Hearing problems are classified in a variety of different ways. The specific section of the auditory system affected is what determines the classification. The hearing loss may be conductive, senorineural, functional, central or mixed. Some kinds of hearing loss are more treatable than others, and we can explain your choices after an initial assessment.
Conductive hearing loss
When sound waves are not completely conducted to the interior of the ear through the structures of the outer and middle ear, conductive hearing loss occurs. This is rather common and can be caused by a buildup of ear wax, an accumulation of moisture in the eustacian tube, which prevents the eardrum from moving properly, a middle ear infection, a perforated eardrum, disease of the bones of the middle ear and other blockages in the ear canal.
Most cases of this type of hearing loss are reversible, assuming there is no irreversible damage to the parts of the middle ear, and with treatment the trouble usually clears up fairly quickly. For some patients surgery can assist in correcting the problem or a hearing aid may be fitted.
Sensorineural hearing loss
This type of hearing loss is responsible for over 90% of the cases in which a hearing aid is worn. Sensorineural hearing loss is due to damage in the inner ear or damage to the acoustic nerve, which blocks sound signals from being transmitted to the brain. Also referred to as nerve deafness or retrocochlear hearing loss, the impairment is more often than not irreversible, although improvements in technology have enabled some previously untreatable cases to see some improvement.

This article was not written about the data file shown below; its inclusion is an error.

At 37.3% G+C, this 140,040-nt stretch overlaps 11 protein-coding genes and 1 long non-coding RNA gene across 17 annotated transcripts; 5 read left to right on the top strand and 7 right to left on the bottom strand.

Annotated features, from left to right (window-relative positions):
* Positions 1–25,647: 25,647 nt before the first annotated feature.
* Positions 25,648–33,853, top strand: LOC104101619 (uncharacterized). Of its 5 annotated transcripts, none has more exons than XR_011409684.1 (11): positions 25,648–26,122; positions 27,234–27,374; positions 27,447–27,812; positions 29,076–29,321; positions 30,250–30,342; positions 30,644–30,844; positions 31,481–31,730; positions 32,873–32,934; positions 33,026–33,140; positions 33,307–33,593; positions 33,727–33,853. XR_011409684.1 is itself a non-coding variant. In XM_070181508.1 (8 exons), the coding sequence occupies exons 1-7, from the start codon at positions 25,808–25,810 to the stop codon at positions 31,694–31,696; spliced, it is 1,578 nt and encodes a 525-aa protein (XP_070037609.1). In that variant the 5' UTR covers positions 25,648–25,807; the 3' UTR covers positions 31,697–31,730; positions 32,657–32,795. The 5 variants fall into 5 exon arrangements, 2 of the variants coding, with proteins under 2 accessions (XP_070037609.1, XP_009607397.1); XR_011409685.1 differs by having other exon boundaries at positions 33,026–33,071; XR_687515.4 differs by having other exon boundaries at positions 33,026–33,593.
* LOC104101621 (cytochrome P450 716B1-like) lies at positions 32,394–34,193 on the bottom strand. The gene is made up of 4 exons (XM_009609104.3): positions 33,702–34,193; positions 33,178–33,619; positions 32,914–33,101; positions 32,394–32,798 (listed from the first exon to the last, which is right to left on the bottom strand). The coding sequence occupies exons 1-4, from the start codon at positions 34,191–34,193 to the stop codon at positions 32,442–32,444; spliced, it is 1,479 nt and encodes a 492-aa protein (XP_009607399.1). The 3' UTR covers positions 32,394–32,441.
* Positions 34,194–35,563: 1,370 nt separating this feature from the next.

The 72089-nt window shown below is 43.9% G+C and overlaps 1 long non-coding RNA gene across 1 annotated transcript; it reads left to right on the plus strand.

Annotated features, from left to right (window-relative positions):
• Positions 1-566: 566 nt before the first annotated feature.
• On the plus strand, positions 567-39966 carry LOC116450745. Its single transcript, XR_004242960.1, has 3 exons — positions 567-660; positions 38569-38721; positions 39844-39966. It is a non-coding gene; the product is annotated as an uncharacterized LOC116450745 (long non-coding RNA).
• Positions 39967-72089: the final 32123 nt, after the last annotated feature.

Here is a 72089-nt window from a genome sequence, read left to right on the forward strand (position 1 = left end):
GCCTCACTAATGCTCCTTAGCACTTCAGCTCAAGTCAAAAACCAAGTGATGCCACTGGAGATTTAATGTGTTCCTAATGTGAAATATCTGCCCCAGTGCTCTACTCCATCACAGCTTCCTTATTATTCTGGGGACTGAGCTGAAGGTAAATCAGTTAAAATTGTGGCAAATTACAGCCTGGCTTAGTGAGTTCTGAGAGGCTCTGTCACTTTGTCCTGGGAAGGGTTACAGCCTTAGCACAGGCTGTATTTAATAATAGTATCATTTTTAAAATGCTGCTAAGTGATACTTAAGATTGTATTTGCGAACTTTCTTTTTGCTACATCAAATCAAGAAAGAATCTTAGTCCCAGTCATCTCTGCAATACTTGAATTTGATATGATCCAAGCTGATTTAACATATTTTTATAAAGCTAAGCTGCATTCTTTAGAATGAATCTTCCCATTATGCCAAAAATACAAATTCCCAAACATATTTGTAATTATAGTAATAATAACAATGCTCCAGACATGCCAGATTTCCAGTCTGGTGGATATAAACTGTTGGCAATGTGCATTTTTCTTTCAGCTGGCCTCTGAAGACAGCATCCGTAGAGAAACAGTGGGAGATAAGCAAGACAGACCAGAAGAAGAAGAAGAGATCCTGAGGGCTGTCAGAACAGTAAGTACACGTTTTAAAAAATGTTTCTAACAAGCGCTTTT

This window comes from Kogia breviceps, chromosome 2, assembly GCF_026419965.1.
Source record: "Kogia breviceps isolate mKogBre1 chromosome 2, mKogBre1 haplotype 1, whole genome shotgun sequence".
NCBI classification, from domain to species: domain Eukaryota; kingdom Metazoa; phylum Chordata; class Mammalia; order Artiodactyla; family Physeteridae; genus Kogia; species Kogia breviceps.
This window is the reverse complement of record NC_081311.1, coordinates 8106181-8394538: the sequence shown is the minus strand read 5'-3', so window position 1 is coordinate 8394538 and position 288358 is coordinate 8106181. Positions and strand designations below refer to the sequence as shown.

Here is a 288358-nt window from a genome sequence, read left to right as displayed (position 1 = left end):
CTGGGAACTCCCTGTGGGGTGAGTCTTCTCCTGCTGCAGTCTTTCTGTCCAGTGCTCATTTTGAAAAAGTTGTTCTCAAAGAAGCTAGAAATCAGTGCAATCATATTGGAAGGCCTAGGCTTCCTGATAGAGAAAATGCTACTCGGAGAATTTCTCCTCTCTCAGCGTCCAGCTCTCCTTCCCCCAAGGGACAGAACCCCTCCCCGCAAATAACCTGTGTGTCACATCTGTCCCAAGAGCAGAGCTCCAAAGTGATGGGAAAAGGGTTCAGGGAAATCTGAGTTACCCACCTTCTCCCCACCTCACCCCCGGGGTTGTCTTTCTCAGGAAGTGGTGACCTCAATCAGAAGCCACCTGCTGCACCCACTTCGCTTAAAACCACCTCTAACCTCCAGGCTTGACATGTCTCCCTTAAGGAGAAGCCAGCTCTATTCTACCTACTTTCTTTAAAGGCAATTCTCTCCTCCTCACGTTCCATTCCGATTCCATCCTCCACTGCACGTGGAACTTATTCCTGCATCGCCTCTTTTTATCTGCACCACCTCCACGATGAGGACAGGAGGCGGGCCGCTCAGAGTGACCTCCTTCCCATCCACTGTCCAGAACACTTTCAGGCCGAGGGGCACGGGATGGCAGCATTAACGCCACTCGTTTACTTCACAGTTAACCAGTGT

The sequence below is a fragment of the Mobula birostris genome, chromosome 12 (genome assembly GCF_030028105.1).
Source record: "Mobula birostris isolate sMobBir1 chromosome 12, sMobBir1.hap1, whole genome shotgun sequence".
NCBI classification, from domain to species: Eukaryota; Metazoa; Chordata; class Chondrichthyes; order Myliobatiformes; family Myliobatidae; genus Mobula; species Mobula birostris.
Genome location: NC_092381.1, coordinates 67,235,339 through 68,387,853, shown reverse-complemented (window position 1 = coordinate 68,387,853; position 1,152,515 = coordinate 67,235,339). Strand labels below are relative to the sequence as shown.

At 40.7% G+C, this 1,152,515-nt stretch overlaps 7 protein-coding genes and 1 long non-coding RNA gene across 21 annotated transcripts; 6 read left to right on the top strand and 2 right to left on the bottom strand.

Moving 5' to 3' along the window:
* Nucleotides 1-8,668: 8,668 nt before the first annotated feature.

The most frequent reasons behind sensorineural hearing loss are the aging process, extended exposure to noise, issues with blood flow to the interior of the ear, fluid disturbance in the inner ear, drugs that cause injury to the ear, a handful of diseases, heredity and issues with the auditory nerve.
Hearing aids are suitable for most people who have this type of hearing loss, but in more serious cases, a cochlear implant may help bring back hearing to those individuals for whom a standard hearing aid is insufficient.
Central hearing loss
Central hearing loss occurs when an issue in the central nervous system prevents sound signals from being processed by the brain. Affected individuals can seemingly hear just fine, but cannot understand or decipher what the speaker is saying. Numerous cases involve a problem with the person‚Äôs ability to properly filter rival sounds. For example, most of us can have a conversation while there is traffic noise in the background, but individuals with this problem have a difficult time doing so.
Functional hearing loss
A rare occurrence, functional hearing loss is not physical. Functional hearing loss is due to an emotional or psychological problem in which the person‚Äôs physical hearing is normal, but they do not seem to be able to hear.
Mixed hearing loss
As the term suggests, mixed hearing loss is a mixture of different types of hearing loss – conductive and sensorineural hearing loss. Though there are a couple of other types of hearing loss, the combination of these 2 is most frequent.